The Fellowship: Lewis, Tolkien and The Inklings
Topic: Christian Education
https://www.forbes.com/sites/jerrybowyer/2016/07/26/the-inklings-at-war-c-s-lewis-j-r-r-tolkien-and-wwi/#2c0c80b1438aThe Inklings At War: C.S. Lewis, J.R.R. Tolkien, And WWI
Joseph Loconte is a professor of history at The King's College in Manhattan whose recent book A Hobbit, a Wardrobe, and a Great Warhas been good food for my soul. It is also a biography of three historical agents of change: C.S. Lewis, J.R.R. Tolkien and WWI. He decided to write the book when he learned that not just Lewis, but Tolkien had served in that devastating conflict. As I surveyed the landscape of our leadership class here in America, I found myself tempted to despair. And then I spent several hours in the company of two World War I officers: C. S. Lewis and his future friend J.R.R. Tolkien, and I actually found myself refreshed. They were part of a generation which endured far worse than we have, and yet Lewis and Tolkien came out... I won't say 'unscathed', but I will say scathed in a way which left them with empathy and wisdom along with their permanent scars. No, they never fully healed. Like Frodo, and Percival, The Fisher King, and like the Patriarch Jacob they carried their wounds for the rest of their lives. But they bought something with their wounds. Wisdom came from suffering.
Lots of people have written about the 'Lost Generation', that is the generation which came out of The Great War. That generation was lost by the Church, lost by most British institutions, lost by patriotism, lost by their parents. But few have written about the 'Found' Generation. People who gained moral clarity partly through this conflict.
Someone once said that WWI was Christendom's suicide attempt. There's a lot of truth to that. But in many ways it was as great a repudiation of scientism, the modern religion which had already supplanted Christianity in high places. Scientism as a religion even had its own school of eschatology, Progress with a capital P. But when clergymen whip young men into war fervor and scientists invent fiendish new devices to poison and shatter them, the idea of progress, moral and scientific, rings hollow. And so after WWI neither God, nor any of His purported replacements seemed like viable options to the young men who lived through the slaughterhouse. The lesson they learned was to believe in nothing. But believing in nothing is believing in something too. Nihilism is not the lack of a philosophy, it's just an empty philosophy.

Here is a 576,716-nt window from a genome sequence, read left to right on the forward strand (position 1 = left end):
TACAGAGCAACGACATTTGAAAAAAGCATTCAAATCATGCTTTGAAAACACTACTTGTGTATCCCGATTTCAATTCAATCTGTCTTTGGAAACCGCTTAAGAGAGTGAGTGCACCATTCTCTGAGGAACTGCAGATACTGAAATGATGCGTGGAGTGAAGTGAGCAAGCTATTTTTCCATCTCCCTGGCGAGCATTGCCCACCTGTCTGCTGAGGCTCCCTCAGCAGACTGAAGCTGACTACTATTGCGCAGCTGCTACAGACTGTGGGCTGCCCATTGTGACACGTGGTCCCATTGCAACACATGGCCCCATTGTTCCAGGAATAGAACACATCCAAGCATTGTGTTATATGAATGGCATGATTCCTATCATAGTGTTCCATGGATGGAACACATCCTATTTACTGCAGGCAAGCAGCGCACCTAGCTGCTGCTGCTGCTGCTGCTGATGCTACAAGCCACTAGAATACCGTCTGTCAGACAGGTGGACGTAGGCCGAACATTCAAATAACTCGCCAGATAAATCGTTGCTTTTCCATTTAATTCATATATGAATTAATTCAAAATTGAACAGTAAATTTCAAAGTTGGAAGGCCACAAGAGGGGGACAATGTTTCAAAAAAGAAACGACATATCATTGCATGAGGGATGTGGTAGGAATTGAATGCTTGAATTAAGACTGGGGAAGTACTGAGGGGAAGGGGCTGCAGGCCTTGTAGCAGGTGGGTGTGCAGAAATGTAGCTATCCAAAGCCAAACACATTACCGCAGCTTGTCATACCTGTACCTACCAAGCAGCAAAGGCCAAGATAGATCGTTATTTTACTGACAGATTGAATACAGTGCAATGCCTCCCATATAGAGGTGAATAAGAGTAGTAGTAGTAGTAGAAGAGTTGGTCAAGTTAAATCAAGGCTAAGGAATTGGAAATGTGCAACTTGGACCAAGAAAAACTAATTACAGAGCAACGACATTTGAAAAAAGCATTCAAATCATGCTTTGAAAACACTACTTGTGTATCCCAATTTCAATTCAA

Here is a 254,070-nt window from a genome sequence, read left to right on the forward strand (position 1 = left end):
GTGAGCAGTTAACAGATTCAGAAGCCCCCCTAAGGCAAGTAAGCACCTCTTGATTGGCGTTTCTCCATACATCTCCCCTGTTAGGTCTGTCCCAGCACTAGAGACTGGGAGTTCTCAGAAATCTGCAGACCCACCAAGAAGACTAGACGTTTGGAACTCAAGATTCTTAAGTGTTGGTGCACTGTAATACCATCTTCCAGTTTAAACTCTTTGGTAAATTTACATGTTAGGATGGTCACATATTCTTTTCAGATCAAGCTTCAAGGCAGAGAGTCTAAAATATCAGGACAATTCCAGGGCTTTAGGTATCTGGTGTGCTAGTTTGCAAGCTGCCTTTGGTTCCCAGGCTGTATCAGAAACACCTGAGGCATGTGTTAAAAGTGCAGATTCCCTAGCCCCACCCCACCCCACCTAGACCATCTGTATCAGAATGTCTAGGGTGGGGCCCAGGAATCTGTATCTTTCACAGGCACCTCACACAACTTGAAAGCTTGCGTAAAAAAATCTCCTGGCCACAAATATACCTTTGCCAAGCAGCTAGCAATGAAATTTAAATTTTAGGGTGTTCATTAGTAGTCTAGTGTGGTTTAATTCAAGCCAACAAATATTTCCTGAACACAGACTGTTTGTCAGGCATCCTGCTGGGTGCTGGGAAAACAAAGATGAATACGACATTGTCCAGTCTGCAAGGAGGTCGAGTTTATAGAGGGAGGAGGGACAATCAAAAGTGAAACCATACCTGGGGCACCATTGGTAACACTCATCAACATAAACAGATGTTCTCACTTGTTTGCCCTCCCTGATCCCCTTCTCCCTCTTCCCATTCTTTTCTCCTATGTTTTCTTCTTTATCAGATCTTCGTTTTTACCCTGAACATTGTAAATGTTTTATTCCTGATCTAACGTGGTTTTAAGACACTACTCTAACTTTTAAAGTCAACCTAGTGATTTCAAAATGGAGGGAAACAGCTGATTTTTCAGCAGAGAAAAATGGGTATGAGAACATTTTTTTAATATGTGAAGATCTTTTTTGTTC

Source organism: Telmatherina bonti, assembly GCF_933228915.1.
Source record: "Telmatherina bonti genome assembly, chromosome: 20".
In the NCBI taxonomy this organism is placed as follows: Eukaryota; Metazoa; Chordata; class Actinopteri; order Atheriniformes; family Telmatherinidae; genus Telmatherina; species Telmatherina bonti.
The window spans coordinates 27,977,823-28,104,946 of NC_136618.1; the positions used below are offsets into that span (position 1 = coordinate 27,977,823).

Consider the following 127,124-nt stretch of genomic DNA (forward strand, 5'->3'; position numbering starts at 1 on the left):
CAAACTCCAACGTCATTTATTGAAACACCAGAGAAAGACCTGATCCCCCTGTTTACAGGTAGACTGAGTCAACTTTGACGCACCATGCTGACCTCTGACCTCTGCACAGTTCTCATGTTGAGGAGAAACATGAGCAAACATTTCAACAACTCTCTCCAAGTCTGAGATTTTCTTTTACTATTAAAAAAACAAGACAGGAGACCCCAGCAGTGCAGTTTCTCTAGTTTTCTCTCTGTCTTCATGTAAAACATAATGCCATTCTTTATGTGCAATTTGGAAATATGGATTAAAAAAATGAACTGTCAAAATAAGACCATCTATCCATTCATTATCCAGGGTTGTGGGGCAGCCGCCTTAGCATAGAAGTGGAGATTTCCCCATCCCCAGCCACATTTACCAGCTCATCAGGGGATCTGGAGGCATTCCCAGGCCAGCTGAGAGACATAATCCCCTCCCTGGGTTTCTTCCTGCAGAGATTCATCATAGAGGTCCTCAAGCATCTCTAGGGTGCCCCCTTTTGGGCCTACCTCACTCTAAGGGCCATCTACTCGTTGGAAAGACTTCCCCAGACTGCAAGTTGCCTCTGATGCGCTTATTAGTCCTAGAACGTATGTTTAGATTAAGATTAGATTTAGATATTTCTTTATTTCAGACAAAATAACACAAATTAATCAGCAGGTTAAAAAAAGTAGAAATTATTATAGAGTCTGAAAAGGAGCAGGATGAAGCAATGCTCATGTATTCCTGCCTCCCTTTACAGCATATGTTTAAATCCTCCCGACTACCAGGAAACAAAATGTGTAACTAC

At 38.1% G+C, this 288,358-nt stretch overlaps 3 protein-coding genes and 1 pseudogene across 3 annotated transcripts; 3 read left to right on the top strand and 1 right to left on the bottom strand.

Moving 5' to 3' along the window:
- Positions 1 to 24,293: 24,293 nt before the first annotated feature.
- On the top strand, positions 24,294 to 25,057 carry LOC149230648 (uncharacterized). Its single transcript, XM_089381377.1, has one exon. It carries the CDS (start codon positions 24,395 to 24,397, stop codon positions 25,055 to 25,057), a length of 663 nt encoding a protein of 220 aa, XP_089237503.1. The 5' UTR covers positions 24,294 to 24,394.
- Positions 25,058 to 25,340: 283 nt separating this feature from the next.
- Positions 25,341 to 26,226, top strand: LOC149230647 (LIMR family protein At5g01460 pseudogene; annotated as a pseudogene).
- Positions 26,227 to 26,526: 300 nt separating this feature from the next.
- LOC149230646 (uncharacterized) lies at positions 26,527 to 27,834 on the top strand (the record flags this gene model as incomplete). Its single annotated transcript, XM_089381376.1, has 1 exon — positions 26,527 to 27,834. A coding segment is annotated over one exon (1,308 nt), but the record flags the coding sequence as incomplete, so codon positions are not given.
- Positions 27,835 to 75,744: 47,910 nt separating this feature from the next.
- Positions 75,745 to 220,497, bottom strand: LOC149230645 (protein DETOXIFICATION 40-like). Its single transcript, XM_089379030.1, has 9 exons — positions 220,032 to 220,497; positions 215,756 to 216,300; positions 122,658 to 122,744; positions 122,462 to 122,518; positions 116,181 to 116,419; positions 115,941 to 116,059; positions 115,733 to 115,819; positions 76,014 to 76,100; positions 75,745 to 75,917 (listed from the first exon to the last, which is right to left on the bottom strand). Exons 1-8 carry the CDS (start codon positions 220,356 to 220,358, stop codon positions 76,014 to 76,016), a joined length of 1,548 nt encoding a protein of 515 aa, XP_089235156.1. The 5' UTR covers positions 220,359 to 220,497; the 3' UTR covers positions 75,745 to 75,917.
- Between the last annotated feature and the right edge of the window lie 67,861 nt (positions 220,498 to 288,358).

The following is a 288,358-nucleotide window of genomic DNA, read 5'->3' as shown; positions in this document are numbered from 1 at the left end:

The U.S. had a similar trauma but for us it was our Civil War. As Louis Menand’s 2001 book, The Metaphysical Club, documents, the specifically American brand of relativism known as Pragmatism, was spearheaded by Civil War veterans who fought for the North and came out of the experience convinced that no more absolute, not even abolition of slavery, was worth all that pain. My friend, David Goldman has also written eloquently about this. The people who told us that the constitution can be whatever we want it to be and that law is just the current consensus of the country which can lick all the others, did not come from a place of disinterested contemplation. They came from a place of trauma. Modern legal theory is an emanation of a penumbra of their PTSD.
And so it was with much of the intelligentsia of post-WWI Britain. Most, but not all. The lost generation dragged high culture down into nihilism and low culture into decadence, but the Found Generation founded a counter-counter-culture. The novels of Tolkien, and not those of Gertrude Stein, or T.S. Eliot, or even Ernest Hemingway are read widely by the general public (and not under compulsion of class syllabus). The Lord of the Rings was voted most beloved novel of the century by the British public. Lewis has a wide subculture to his name, and there's serious talk about a C.S. Lewis College at Oxford. That's because the middle and working classes cannot live on a diet of nothingness, they need meat, and in Lewis and Tolkien, they have been served red beef and strong beer. Loconte has given us a glimpse into the Hell's Kitchen from which that meal came.
I interviewed Loconte about his book, and you can listen to that interview here.
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